Can Future Lead Generation Help Pass On Your Brand Legacy?


Father’s Day is a tradition. And like the day itself, many Dads aspire to pass something on to their children. That includes their own business.

Speaking of which though, how can the idea of passing something down impact your B2B lead generation strategy? This usually implies an image of longevity, meaning yours is a company that’s been around since the time of its founder. How did other old brands maintain themselves as their figurative torch passed down generation after generation?

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B2B Marketers and Father’s Day Gifts


Father’s Day doesn’t just celebrate biological ones. They include all father figures whether they’re uncles, grandfathers, teachers, and of course, bosses.

They’re the authority who wears the pants in the family, sets down the drafts of the rules, and traditionally commands the most respect. It can be assumed that plenty of males in senior management position are already fathers so don’t be surprised if they literally get their skills from the home front.

And with Father’s Day, expect gifts to be going around. But while everyone’s getting them golf clubs, evenings out, and gift certificates, how can B2B marketers reward the fatherly men in their prospect lists?

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D-Day – How B2B Marketers Celebrate 70 Years of its Classic Wartime Strategies


June 6 marks the day Allied soldiers descended on the beaches of Normandy on what is popularly known today as D-Day: the operation that turned the tides of the Second World War and ended the great conflict. As preparations are being made to commemorate the 70th anniversary of the landings, B2B marketers can do their part by learning the tactics which brought about D-Day’s success.

Back then, the main objective of the Allied powers was not the capture of all the landing points but rather to land in a small area, establish a beachhead, and expand from that point. For marketers, it’s basic entry strategy. You don’t just go for the entire market. You start at a particular niche, your beachhead, and start expanding your company’s own army of sales, employees, and assorted marketers.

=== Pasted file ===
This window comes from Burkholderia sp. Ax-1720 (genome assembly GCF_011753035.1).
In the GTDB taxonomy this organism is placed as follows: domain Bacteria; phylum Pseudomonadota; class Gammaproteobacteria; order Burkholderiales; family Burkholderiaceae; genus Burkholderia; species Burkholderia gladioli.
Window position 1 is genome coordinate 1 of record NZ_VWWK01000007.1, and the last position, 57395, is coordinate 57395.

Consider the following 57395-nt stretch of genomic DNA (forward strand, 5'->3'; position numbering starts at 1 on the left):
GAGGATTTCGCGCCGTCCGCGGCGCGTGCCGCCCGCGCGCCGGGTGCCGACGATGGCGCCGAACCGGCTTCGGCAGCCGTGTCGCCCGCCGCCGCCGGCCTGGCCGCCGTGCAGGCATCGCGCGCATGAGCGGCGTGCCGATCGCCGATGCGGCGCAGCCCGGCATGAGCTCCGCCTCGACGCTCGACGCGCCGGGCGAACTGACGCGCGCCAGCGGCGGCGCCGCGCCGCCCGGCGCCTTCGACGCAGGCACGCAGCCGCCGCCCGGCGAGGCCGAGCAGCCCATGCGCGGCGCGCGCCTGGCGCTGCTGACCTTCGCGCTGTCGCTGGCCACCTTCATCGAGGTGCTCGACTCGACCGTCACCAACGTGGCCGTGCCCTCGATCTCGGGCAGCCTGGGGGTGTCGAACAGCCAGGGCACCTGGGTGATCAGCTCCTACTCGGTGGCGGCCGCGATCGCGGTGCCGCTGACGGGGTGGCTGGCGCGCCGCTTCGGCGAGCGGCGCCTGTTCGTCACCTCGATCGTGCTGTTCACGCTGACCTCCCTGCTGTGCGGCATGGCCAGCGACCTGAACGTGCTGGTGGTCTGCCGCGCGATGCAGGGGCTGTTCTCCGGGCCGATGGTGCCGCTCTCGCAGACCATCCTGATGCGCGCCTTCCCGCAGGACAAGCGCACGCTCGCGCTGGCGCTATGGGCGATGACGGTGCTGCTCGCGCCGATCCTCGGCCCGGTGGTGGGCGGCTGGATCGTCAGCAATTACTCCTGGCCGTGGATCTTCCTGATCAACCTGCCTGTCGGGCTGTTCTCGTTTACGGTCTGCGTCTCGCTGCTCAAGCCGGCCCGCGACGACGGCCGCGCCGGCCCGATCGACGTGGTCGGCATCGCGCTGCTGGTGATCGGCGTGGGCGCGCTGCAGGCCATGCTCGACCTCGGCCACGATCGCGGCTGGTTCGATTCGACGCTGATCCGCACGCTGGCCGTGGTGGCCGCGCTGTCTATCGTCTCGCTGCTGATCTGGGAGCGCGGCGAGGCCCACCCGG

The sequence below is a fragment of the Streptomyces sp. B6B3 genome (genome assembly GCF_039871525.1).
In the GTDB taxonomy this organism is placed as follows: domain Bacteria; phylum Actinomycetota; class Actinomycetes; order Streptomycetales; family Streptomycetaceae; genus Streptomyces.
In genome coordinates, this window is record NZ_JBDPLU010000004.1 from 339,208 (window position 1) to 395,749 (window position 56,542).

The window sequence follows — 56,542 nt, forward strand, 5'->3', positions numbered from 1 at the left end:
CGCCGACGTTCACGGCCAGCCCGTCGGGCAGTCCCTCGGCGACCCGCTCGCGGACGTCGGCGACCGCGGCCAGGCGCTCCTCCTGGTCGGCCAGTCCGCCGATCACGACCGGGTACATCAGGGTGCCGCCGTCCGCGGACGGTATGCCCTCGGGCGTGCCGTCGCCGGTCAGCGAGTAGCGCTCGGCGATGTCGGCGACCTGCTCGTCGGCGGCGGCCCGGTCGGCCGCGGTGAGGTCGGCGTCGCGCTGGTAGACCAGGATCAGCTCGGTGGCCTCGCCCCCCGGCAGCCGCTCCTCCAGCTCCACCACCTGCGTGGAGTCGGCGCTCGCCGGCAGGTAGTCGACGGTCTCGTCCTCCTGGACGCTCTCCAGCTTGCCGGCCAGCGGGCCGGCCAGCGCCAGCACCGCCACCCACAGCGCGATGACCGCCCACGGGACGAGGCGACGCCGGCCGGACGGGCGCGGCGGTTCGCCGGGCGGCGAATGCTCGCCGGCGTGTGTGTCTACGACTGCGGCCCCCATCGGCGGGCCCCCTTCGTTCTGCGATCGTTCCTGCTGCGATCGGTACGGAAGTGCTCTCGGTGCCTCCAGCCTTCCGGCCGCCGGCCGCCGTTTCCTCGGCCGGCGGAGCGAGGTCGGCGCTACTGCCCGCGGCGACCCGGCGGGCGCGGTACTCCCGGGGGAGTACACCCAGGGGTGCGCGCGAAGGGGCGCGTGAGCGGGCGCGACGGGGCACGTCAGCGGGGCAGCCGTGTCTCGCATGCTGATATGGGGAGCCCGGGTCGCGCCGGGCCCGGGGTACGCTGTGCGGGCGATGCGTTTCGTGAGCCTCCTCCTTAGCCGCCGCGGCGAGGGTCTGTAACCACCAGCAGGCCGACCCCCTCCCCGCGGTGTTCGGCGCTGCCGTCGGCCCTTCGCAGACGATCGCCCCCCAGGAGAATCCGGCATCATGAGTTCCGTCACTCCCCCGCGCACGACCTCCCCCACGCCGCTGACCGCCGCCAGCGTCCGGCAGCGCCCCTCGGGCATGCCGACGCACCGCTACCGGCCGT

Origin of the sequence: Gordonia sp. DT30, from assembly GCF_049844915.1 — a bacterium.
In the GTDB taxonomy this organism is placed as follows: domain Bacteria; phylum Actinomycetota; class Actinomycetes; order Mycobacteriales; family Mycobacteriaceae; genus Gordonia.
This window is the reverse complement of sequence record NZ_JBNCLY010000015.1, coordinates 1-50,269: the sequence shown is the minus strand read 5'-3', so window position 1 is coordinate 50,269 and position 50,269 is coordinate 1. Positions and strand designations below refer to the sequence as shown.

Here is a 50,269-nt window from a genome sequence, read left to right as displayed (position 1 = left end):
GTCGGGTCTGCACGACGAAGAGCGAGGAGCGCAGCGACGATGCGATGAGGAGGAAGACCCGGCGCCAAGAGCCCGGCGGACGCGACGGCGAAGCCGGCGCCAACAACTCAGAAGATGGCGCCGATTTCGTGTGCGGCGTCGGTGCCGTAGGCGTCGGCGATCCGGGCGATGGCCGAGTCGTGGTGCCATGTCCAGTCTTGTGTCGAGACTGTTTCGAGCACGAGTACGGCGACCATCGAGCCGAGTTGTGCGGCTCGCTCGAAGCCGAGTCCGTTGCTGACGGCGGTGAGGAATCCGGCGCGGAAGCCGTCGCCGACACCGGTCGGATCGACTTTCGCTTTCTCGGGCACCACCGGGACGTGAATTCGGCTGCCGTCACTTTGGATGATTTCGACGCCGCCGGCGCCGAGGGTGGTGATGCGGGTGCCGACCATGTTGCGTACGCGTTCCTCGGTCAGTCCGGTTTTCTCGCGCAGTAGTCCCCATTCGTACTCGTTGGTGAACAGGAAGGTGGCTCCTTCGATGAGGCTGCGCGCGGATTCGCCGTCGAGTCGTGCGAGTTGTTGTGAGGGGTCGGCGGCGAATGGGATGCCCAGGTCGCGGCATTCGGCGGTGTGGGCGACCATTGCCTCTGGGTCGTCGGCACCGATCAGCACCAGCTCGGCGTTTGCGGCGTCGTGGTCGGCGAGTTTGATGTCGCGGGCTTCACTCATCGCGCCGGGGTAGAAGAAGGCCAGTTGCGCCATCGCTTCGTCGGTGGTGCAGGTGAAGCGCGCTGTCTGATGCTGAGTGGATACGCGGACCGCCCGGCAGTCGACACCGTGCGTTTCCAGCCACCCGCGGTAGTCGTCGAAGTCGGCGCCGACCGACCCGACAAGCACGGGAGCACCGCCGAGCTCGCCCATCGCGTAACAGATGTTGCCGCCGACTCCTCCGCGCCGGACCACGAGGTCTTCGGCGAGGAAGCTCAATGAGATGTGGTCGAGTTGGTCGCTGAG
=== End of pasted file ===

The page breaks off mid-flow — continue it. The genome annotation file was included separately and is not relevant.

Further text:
Infantry and Mechanized Landings – Gaining Trust

In most cases, it’s easier to get a minor commitment first instead of starting with a major commitment because you can just simply work your way from the former to the latter. How do you do this in marketing? You simply establish rapport and use lead nurturing to establish trust over time. You don’t pitch your entire solution but gradually engage with them long enough to fill them in on it.

Naval Artillery Support – Demand Generation

To support the element of surprise on the German defense line, thousands of Allied naval ships helped the incoming infantry with artillery bombardments along the shores and further inland to eliminate or suppress enemy artillery and personnel.

In a way, those destroyers are akin to demand generation activities. You don’t want the competition sealing you out by consuming their territorial share of prospect attention.

Examples of this approach can include websites full of regular blog posts or sending newsletters in exchange for contact information. This will keep prospect attention on your business and support additional engagement efforts.

The Secured Beachhead – Sustainability

Despite victory at the beachhead, the Allies failed to achieve other objectives on the actual date of the landings. Hesitant decisions from supporting air and artillery support compromised the elements of surprise and helped the Nazi strongholds prepare for a better defense line.

But still, it was thanks to maintaining that little shore that the infantry managed to spread control. B2B marketers should maintain their own line if they hope to expand into deeper market territory. That includes having sustainability and reduced overhead.

Airborne Landings and Support – Inside Influence

It was the largest naval invasion in history so air support was also a critical factor against the German occupied defense line. Airborne troops paradropped behind enemy lines so that their offense ensured the attacks were now from all sides. In a sense, this is simply a quicker version of planting spies prior to wartime.

Marketers apply both forms when they gain influence from within the industry. Think of ways to drop in on critical industry influencer and win them over from inside the market. This also works with individual prospect companies. Find an insider who can vouch for your company from inside their organization and open their doors to you.

Finally, know that this land-and-expand strategy works best when you’re too preoccupied with always generating new customers. As always, B2B marketers and sales reps should follow the 80/20 rule. If it was good enough for the D-Day veterans, it should be good enough for you!


Reviving Old B2B Leads Be Like Reviving Godzilla